Biological, material and socio-cultural constraints to effective menstrual hygiene management among secondary school students in Tanzania

Menstrual hygiene management is an important determinant for girls’ educational outcomes. We develop a method of cross-sectional analysis that quantifies the relative importance of four distinct mechanisms: material, biological, social, and informational constraints and consider four main schooling outcomes: absenteeism, early departure, concentration, and participation. We use survey data from 524 female students enrolled in four co-educational secondary schools in Northern Tanzania. Information is the least binding constraint: 90-95\% of girls report they received information about menstruation and how to manage it. In contrast, biological constraints are hindering: (i) the distribution of menstrual cramps and pain is bifurcated: most girls report very light or extreme pain (rather than moderate) with considerable educational impacts for girls in the latter group, (ii) irregular cycles (62\%) and difficulty predicting the cycle (60\%) lead to stress and uncertainty. Socio-cultural constraints are binding as 84\% would feel shame if male peers knew their menstrual status, and 58\% fear being teased over periods. Material constraints include prohibitive costs: girls spend between 12-70\% of the daily national poverty line on pads during their period. However, we discern no statistically significant relationship between access to pads and absenteeism. In contrast, biological and socio-cultural constraints and lack of sanitary infrastructure significantly affect absenteeism. The results have several implications. First, sanitary pad interventions should consider participation and concentration as main outcomes, in addition to absenteeism. Second, biological (menstrual cramps and pain) and socio-cultural (fear, stigma) constraints are drivers of menstruation-related absenteeism and participation in the classroom and need to be evaluated in trials. We suggest exploring analgesic use, alternative pain-management techniques, menstrual cycle tracking technologies, and social programming in future trials.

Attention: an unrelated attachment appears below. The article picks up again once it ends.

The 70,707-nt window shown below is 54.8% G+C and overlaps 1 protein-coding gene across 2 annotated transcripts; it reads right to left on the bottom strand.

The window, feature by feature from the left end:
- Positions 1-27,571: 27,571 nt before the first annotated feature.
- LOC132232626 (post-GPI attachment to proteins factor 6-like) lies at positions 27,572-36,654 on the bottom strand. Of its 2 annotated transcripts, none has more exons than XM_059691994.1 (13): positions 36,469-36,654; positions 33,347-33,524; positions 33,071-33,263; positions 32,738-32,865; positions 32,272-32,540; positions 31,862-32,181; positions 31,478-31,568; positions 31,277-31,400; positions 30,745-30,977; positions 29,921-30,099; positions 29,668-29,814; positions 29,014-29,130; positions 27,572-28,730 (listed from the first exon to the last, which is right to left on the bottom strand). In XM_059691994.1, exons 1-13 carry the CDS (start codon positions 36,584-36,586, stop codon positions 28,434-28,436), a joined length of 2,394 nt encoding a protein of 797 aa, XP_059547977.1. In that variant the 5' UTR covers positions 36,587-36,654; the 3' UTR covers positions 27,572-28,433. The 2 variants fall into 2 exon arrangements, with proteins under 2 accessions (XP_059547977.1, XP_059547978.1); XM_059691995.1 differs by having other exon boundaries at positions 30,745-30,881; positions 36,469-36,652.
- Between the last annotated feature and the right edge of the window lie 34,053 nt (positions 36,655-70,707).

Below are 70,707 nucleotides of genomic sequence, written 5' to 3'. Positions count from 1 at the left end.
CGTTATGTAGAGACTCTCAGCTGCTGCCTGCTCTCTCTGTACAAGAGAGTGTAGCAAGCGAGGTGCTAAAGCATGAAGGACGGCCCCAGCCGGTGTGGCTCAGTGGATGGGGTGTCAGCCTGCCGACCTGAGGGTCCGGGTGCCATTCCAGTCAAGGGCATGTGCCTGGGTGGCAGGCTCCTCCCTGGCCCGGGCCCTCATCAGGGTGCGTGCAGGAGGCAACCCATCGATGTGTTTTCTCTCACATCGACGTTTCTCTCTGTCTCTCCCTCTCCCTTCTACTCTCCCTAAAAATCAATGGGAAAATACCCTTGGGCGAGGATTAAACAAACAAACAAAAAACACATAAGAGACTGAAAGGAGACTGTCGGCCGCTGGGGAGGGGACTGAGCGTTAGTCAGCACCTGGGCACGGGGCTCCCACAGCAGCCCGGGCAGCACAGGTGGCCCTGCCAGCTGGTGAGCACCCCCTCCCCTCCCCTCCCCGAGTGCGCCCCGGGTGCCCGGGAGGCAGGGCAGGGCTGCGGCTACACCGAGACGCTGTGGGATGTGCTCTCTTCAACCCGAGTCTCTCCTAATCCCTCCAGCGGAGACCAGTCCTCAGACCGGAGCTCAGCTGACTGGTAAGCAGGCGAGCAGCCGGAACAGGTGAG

Period teasing, stigma and knowledge: A survey of adolescent boys and girls in Northern Tanzania